Freedom to write and publish is an issue close to my heart, living as I do in The Gambia, West Africa, which one year ago this month emerged from a 22-year dictatorship. During that time freedom of expression was at the whim of the president and many a journalist and author paid the ultimate sacrifice for defying those whims.
For my own part, I took an approach that might best be described as pragmatic. As an ex-pat here I have no right of permanent residence and no wish to be deported for perceived crimes against the state. And I certainly had no wish to join the handful of ex-pats here who decided it was their role to determine the political fate of another country, and ended up doing hard labour in notoriously unpleasant Gambian jails.
I make my own contribution to my adopted country through my children’s projects here, and that’s brave enough for me. My being deported, jailed or killed would not have made any difference to the fate of the president’s regime, but would have harmed the children’s projects. I’m comfortable with my conscience.
But I salute those who, because it is their country’s freedom that is at stake, are brave enough defy the threats and make their case
As we’ve seen this month, even in that bastion of publishing freedom that is the USA, there will always be some parties (in this case the President) trying to stifle freedom of expression.
In this instance the US Constitution is clearly on the side of publishing and Trump’s attempts to quash freedom of expression have served only to fire up interest in the book he wants suppressed.
Elsewhere in the world authors and publishers don’t always enjoy such protection. The Prix Voltaire is a prize that, in the words of the International Publishers Association (IPA),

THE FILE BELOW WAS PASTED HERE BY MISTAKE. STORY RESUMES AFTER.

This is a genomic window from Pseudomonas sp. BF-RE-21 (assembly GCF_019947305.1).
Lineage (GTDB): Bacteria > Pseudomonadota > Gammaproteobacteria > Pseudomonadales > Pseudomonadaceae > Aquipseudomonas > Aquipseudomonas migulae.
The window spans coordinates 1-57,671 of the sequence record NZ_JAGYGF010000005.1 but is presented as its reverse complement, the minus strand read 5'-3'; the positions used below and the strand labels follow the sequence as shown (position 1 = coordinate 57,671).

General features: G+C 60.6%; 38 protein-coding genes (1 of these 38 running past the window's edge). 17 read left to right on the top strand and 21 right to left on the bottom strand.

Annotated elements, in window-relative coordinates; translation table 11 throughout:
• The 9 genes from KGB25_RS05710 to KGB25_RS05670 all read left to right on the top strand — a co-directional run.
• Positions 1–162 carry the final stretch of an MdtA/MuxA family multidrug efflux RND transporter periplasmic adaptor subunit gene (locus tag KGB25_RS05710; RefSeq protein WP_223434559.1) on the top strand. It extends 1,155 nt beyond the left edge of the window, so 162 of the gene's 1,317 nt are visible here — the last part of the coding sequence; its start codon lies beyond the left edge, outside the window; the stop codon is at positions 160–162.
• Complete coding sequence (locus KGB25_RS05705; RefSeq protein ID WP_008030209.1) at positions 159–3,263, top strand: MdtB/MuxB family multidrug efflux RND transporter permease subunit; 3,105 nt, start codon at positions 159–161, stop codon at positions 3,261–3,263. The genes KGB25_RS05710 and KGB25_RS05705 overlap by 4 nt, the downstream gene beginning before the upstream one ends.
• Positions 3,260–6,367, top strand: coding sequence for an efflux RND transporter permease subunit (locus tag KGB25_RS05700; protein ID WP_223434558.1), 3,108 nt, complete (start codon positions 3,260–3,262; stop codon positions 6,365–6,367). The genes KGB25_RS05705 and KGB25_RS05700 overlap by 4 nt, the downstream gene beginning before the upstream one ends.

rewards exemplary courage in upholding the freedom to publish and in enabling others to exercise their right to freedom of expression.
This year’s shortlist of five, selected by the IPA’s Freedom to Publish Committee of publishing professionals from Argentina, Belgium, France, Germany, Italy, Norway, Thailand, Turkey and the UAE, are:
- Chowdhury, Ahmedur Rashid (Bangladesh)
- Medjo, Lewis (Cameroon)
- Miklós, Tamás (Hungary)
- Minhai, Gui (Sweden / Hong Kong)
- Parsapour, Azadeh (Iran / UK)
In the run up to the award presentation in Delhi, India, on February 11, the IPA will be issuing weekly summaries about each of those shortlisted, and I’ll be covering those summaries here at TNPS as the details emerge
Today the IPA site carries details of Azadeh Parsapour of Nogaam Publishing.
Launched in December 2012 in London, Parsapour’s Nogaam Publishing uses crowdfunding to publish and promote Persian digital publishing, which are then made available for free under Creative Commons License.
Since its launch it has given life to 41 titles that were subject to censorship in Iran. Today, Iranian readers have free access to these books spanning a diverse range of topics such as underground music, LGBT, women, relationships, war, censorship, extremism and immigration. Nogaam supports Iranian authors, advocates freedom of speech, promotes Farsi-language digital publishing and provides easy access to invaluable Farsi books.
More on the other shortlisted finalists in the weeks leading up to the award.
Meantime a reminder, lest we in the free west get carried away with affronted dignity, that all freedom to publish is relative.
Many countries have laws against, for example, publishing material that constitutes Holocaust denial.
Most countries have laws against publishing child pornography or advocating sexual crimes.
Many countries have laws prohibiting publishing material that is determined as inciting racial hatred or violence or supporting terrorism.
Few of us would find those prohibitions on publishing freedom unacceptable, and few of us would deem heroic or award-worthy those who chose to defy those laws.
I’ve no doubt the IPA have done their homework in evaluating the shortlist for the Prix Voltaire prize, and that they are all worthy nominees. But we should always review carefully any allegation of censorship or restriction on publishing before rushing to condemn the act. Sometimes, as with the examples just cited, censorship is for the greater good.
With freedom comes responsibility.